Market Gap Investments
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  • November8th

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    I have spoken to a number of audiences both locally and internationally in the last two months about sustainability and how it is shaping the way we look at business.
    While there are a number of trends that are occurring globally, not many are drawing the media attention of the “Occupy” movement. There are numerous explanations of “Occupy” and it is taking media space because it is dramatic, making its point that the current economic model is inequitable by taking public action to capture both imagination and publicity. I question that the movement represents the “99%”, however they have received a lot of media traction and credence as a strong force.
    When I compare the impact of companies adopting sustainability practices to the “Occupy” movement, the contrast is stark, and media interest limited.
    Those businesses I deal with are focused on delivering value to their client base in an environmentally sustainable way.
    They aren’t seeking the publicity, they are getting on with the job of being environmentally sustainable. The action they are taking is important to their clients, their business and the future of the communities they operate in, yet they don’t seem to get the same level of media coverage.
    Largely this is by choice – some of the work being done is innovative and may not work at its first iteration. If the business seeks publicity before it reaches an acceptable level of performance, then I suspect any effort will be deemed a “failure” rather than a step in the process to get things right.
    Success is an iterative process.
    Once the strategic decision is made and the steps planned, progress is rarely in a straight line. There are constant adjustments to get things right, and yet we live in a world with the false expectation of perfection from the outset.
    There is some great work going on in a number of SME’s as they seek to improve their environmental impact, and progress to operating emissions free. The path is difficult, and the sense of cynicism high, yet those that have made the strategic choice to show environmental leadership and get it right will be seen as overnight successes at some time in the future.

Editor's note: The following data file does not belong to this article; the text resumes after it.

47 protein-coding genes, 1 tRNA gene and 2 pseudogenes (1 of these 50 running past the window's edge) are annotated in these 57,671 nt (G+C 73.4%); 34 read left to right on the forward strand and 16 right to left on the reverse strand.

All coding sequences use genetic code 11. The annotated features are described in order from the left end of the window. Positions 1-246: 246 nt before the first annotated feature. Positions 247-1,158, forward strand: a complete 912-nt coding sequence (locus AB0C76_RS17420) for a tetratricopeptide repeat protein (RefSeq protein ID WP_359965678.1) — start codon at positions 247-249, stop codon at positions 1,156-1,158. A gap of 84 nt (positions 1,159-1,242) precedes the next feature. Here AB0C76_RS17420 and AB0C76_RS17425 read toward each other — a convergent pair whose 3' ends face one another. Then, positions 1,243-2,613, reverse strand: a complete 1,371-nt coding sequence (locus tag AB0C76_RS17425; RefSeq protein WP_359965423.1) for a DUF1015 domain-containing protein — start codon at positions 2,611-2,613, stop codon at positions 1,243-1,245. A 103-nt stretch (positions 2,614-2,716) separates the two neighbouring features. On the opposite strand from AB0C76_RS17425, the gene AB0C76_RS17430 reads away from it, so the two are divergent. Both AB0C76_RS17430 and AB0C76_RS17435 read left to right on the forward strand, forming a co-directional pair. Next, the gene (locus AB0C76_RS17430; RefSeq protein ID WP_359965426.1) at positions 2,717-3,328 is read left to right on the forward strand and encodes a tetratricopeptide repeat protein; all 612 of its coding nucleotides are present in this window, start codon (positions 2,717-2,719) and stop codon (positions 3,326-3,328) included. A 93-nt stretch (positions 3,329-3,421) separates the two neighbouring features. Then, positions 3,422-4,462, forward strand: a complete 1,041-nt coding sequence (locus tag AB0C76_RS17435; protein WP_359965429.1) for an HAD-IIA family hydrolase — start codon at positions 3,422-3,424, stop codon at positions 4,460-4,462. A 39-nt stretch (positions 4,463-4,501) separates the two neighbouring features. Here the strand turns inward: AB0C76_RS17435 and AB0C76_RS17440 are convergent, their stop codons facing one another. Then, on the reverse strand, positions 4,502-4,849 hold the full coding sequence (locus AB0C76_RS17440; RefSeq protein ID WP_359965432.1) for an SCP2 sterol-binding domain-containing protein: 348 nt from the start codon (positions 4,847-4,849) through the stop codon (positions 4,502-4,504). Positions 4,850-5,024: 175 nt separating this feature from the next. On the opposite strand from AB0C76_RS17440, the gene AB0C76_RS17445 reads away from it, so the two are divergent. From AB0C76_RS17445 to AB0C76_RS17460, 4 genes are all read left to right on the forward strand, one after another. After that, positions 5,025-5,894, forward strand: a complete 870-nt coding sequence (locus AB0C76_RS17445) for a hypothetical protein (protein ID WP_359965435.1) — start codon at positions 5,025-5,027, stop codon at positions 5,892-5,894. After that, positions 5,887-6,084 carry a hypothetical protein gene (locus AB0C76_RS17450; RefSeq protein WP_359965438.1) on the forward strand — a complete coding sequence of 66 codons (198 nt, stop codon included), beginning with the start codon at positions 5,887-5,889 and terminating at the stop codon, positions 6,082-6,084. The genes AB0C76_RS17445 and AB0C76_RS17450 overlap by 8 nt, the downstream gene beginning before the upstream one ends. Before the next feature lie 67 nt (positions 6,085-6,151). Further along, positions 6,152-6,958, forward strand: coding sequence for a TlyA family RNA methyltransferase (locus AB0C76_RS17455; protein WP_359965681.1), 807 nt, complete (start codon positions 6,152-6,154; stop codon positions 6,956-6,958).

Does action speak louder than words?
    Possibly, though it would be helpful to all of us if the trailblazers of today were documenting their progress, announcing their successes and failures, so that we could all benefit from understanding their progress and the obstacles that we will have to overcome to develop an environmentally sustainable business model.

  • August8th

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    I spoke to an enthusiastic group of entrepreneurs on Saturday afternoon.
    The group was organised by Linh Hoang, an outsourcing specialist at and also .
    Linh organises the group through meetup, and the meeting schedule is here:

    The group regularly meet at the Felix Bar, at 11 Fitzroy Street St Kilda and share some great discussion and ideas.

    The themes we discussed on Saturday included:
    • Understanding where your business is in its lifecycle
    • Understanding your market and value proposition
    • Cash as a flow – not a static
    • Market awareness – and adaptability o so you can move with the market and create further opportunities as the market and your business changes
    The slides for the presentation are here:
    Presentation – Your business – discussion points on starting and growing your business

  • June8th

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    If you can find the time, I think the following podcast summarises a lot of my thoughts on the issues companies face as they grow.


    We work with a number of companies who are on a growth path, and some of the issues we face are almost the same –

    • Capacity – can we deliver on our promises
    • People – do we have the right people doing the right thing – and do they have adequate resources to perform well
    • Money – how do we manage the flow
    • The business model – can it deliver on our promise consistently – deliver value to clients that they are happy to pay for
    • Our environmental impact – what should we consider is important to us as we seek to grow

    The podcast is about 15 minutes – worth a listen if you take the time now or download the MP3 for later.

    Thanks to CPA Australia for supporting and sharing this podcast, they have done a great job in making the issue of growth real.